Dubin is one of dozens of Smithsonian gem and mineral donors the IRS has challenged for deducting their gifts at what the IRS claims are grossly exaggerated values. Such gifts are also the subject of an internal debate at the Smithsonian over whether the revered museum has a responsibility to police against potential abuses of legitimate tax shelters.
The Smithsonian, like many museums around the nation, has taken the position that such matters are between the IRS and the taxpayer, and that the museum's only consideration is whether the gift is desirable for the collection.
In recognition of Dubin's gift, the Smithsonian in 1979 awarded him a Smithson Medal, an honor reserved for the institution's most prominent donors.
Dr. George Harlow, curator of minerals at New York's American Museum of Natural History, says, "The real issue is what does the Smithsonian see it the topaz as; do they need it? . . . The whole position of morality in the museum is a very difficult one to evaluate, partially because of the question of 'if you don't accept it, someone else will,' so you're just spiting your face to be honest."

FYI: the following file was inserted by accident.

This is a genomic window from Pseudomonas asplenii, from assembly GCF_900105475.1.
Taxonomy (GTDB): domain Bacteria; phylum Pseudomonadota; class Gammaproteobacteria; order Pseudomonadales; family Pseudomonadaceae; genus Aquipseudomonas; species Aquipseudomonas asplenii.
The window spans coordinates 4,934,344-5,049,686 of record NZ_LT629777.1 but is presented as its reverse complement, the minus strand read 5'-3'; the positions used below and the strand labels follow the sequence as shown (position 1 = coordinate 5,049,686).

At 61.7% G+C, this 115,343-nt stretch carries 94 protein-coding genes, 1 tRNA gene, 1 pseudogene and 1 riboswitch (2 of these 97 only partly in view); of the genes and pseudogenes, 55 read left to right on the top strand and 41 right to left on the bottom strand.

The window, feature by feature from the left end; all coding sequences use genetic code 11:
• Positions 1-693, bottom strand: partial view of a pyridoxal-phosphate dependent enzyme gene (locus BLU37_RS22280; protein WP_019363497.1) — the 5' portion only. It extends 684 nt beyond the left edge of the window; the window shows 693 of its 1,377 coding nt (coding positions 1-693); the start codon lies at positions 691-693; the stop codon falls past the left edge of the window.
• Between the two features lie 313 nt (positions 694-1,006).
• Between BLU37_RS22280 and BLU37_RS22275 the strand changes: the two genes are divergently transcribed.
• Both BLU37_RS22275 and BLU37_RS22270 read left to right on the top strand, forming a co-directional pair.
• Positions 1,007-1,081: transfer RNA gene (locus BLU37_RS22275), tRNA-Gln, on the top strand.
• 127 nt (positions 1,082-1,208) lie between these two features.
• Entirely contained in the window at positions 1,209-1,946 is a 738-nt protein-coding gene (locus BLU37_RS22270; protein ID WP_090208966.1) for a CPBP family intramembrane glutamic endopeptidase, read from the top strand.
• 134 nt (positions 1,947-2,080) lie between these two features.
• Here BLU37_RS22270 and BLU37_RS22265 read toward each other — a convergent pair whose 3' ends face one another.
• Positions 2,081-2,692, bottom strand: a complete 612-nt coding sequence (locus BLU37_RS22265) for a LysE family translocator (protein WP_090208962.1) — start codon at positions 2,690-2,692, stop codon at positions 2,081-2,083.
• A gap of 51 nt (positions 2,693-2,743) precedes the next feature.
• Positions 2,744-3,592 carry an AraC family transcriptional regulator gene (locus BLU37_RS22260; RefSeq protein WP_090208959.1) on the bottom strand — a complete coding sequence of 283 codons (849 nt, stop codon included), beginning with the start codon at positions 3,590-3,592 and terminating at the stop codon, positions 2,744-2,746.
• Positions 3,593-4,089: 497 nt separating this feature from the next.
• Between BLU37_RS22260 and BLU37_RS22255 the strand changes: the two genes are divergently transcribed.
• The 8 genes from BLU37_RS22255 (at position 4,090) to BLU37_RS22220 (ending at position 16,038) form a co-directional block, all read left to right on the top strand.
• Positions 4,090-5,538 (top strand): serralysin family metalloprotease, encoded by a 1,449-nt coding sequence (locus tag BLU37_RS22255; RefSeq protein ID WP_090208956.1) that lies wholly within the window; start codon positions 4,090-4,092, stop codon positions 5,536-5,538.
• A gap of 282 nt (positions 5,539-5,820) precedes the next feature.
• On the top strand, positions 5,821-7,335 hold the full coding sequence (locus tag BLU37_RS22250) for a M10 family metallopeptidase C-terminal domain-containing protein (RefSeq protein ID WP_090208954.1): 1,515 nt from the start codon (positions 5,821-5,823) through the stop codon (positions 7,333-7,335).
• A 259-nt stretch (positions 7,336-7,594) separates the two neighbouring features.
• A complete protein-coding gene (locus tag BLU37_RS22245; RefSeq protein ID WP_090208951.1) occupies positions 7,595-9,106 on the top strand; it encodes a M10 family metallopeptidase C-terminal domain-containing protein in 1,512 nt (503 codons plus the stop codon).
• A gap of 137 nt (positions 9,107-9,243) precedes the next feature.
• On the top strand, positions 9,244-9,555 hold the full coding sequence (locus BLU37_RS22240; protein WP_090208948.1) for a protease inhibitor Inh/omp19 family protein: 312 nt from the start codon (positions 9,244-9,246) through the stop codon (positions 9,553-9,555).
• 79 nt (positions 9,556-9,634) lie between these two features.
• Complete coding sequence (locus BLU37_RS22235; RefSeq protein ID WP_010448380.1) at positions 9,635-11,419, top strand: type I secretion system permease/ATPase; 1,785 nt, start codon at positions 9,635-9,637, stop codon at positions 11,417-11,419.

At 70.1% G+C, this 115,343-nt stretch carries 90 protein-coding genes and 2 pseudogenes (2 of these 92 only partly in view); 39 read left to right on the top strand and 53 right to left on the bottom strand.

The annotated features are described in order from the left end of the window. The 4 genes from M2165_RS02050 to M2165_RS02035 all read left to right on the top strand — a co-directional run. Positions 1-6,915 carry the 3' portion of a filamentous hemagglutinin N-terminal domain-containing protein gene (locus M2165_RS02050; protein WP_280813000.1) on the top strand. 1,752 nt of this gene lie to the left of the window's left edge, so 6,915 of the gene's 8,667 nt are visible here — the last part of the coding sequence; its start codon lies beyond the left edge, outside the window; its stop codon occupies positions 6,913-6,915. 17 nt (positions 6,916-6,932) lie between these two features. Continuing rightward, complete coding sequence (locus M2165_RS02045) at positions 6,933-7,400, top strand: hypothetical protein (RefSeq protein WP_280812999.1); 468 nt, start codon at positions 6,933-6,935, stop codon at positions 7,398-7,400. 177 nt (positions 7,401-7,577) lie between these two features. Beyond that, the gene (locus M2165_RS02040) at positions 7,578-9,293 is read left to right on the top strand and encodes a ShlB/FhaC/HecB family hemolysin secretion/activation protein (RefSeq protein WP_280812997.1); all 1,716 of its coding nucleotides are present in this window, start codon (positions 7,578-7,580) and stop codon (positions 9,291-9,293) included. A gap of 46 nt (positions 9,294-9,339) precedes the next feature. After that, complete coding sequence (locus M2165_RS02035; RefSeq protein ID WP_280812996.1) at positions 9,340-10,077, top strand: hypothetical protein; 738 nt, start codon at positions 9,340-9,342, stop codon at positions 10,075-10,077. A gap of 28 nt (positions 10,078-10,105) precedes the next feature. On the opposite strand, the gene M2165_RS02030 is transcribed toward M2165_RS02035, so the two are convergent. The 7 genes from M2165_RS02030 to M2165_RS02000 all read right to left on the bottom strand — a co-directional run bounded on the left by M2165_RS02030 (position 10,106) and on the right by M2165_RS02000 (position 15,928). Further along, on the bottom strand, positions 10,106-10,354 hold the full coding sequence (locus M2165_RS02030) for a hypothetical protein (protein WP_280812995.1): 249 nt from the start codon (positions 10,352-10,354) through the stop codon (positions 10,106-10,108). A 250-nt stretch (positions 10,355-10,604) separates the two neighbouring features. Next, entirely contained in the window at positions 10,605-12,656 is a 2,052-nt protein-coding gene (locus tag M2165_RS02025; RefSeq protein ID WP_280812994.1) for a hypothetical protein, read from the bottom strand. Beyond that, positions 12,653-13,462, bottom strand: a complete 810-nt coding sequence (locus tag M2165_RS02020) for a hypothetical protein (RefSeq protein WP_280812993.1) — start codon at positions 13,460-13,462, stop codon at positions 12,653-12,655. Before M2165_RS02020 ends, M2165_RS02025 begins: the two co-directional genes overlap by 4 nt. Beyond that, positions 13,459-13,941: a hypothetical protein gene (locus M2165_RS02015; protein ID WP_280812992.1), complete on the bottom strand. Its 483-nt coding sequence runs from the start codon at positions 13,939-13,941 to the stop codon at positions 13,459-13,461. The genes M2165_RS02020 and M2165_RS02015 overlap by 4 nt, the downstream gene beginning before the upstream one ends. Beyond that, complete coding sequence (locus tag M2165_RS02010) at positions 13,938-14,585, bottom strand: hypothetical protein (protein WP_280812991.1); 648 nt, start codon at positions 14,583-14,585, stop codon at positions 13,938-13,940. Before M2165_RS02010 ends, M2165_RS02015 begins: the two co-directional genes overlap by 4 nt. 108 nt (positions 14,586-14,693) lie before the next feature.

Dubin's topaz was appraised by William Pinch of Rochester, N.Y., and Charles Key of Sarasota, Fla. Pinch declined comment. Key said he was "one hundred percent certain" that the Dubin topaz--which he describes as a top-quality specimen--would turn a rich blue and be of great value in the jewelry market.
Muoio says the untreated topaz is analogous to a work of art not yet completed. "It would be like an artist buying a canvas for a thousand bucks and then putting a painting on it and selling it for a lot more than he paid for the canvas."
"It turned out something he Dubin bought for a relatively small amount of money, because of the advances in technology, is now worth a lot . . . . He got among the two best appraisers in the country to appraise it, and when they tell him it's worth something, then what more can a taxpayer do?" Muoio said.
In a 1980 revenue ruling the IRS took the position that the best indicator of what a stone is worth is what the donor paid for it, not a speculative value based on an abstract formula.
Clear topaz, relatively undesirable for use in jewelry, has been irradiated since the early 1970s and, once blue, is sold widely as a less expensive alternative to aquamarine.